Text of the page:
DOT Compliance Requirements

For the areas of safety and compliance, the DOT regulations are extensive.

The DOT regulations can be split into two parts:

  • Fleet Compliance
  • Driver Compliance

It is necessary that the fleet managers are familiar with regulations of driver safety for remaining compliant and preventing any kind of serious injury on the road.

Driver and fleet compliance involves several areas of regulations that govern fleets of commercial vehicles.

There are five types of regulations in compliance for the fleets and drivers. Most of these regulations involve specified record-keeping.

Commercial vehicle managers can usually hire DOT compliance services for ensuring that they meet the DOT compliance.

The 5 Types of Regulations are:

Hours of Service Logs (HOS)

The drivers are required to electronically log the number of hours they drive as the DOT compliance rules restrict the number of hours drivers can drive without any break. The present laws mandate a maximum of 11 hours of direct driving per every ten hours on break for a commercial motor vehicle driver and a maximum of ten hours of driving per eight hours on break for a passenger-carrying vehicle driver.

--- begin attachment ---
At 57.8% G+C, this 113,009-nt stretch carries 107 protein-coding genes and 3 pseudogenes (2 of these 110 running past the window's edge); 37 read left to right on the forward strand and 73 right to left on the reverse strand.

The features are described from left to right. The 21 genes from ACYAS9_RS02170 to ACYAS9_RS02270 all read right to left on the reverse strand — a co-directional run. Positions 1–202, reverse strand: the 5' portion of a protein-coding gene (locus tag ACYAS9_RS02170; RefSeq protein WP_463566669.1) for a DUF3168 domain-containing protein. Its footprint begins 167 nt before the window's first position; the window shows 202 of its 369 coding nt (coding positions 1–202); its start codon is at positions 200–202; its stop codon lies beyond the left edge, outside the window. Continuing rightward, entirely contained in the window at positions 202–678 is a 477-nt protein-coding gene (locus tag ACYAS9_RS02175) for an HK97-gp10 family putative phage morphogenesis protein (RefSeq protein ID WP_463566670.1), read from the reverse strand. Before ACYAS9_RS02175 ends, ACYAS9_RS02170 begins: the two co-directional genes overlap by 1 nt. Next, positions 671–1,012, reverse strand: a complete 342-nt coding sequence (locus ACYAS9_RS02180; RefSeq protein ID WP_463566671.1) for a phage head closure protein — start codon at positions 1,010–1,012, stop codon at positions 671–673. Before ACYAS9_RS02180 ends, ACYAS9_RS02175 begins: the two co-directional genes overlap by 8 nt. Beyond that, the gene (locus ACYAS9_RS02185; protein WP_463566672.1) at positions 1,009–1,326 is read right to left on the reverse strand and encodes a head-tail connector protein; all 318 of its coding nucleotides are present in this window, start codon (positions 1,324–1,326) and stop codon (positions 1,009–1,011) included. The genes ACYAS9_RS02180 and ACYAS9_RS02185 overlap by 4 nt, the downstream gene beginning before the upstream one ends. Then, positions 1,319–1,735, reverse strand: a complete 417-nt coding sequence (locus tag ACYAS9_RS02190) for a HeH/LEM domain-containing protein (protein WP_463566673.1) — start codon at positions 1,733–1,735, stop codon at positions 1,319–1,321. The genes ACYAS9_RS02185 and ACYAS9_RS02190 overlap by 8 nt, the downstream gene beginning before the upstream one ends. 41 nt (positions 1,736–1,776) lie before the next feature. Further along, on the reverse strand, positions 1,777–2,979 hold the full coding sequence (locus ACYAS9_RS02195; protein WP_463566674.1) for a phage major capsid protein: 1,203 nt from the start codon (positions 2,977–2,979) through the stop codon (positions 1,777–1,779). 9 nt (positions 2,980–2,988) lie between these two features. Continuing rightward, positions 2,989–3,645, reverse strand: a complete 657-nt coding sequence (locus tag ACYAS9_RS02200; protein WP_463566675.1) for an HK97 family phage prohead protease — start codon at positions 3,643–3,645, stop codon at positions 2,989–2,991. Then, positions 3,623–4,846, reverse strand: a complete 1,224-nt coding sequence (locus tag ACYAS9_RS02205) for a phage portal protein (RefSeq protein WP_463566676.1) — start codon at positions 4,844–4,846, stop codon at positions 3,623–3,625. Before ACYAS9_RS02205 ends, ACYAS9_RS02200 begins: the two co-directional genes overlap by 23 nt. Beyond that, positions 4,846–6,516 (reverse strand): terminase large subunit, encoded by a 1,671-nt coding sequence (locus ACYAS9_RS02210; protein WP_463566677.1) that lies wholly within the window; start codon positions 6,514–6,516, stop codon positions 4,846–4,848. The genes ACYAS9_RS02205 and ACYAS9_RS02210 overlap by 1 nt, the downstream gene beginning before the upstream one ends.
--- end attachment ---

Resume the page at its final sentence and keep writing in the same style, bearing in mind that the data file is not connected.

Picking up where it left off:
Driver-Vehicle Inspections (DVIRs)

The CDL (commercial driver's license) drivers are required to fill out inspection reports on vehicle conditions before and after each trip. The filling of inspection reports ensures optimal vehicle operation. Therefore, the complete vehicle inspections cover:

  • Steering system
  • Lights
  • Brakes
  • Windshield Operation
  • Air systems
  • Emergency equipment operation
  • Side and Rear mirrors
  • Condition of Tires and Wheels

Reporting of Fuel Taxes

Earlier in the past, it was a confusing task for allocating taxes on fuel for the trucks that traveled across state lines as they were required to carry fuel permits for each state. Therefore, the International Fuel Tax Agreement simplified fuel taxes by allowing drivers to report the purchases of fuel in their home office, which pays the appropriate tax amount.

Compliance, Safety, and Accountability (CSA)

The CSA regulates the maintenance of DOT compliance of the carriers. A compliance inspection ranging from 0 to 100% is the basis for these scores, with 0 being the best score and 100% being the bottom line.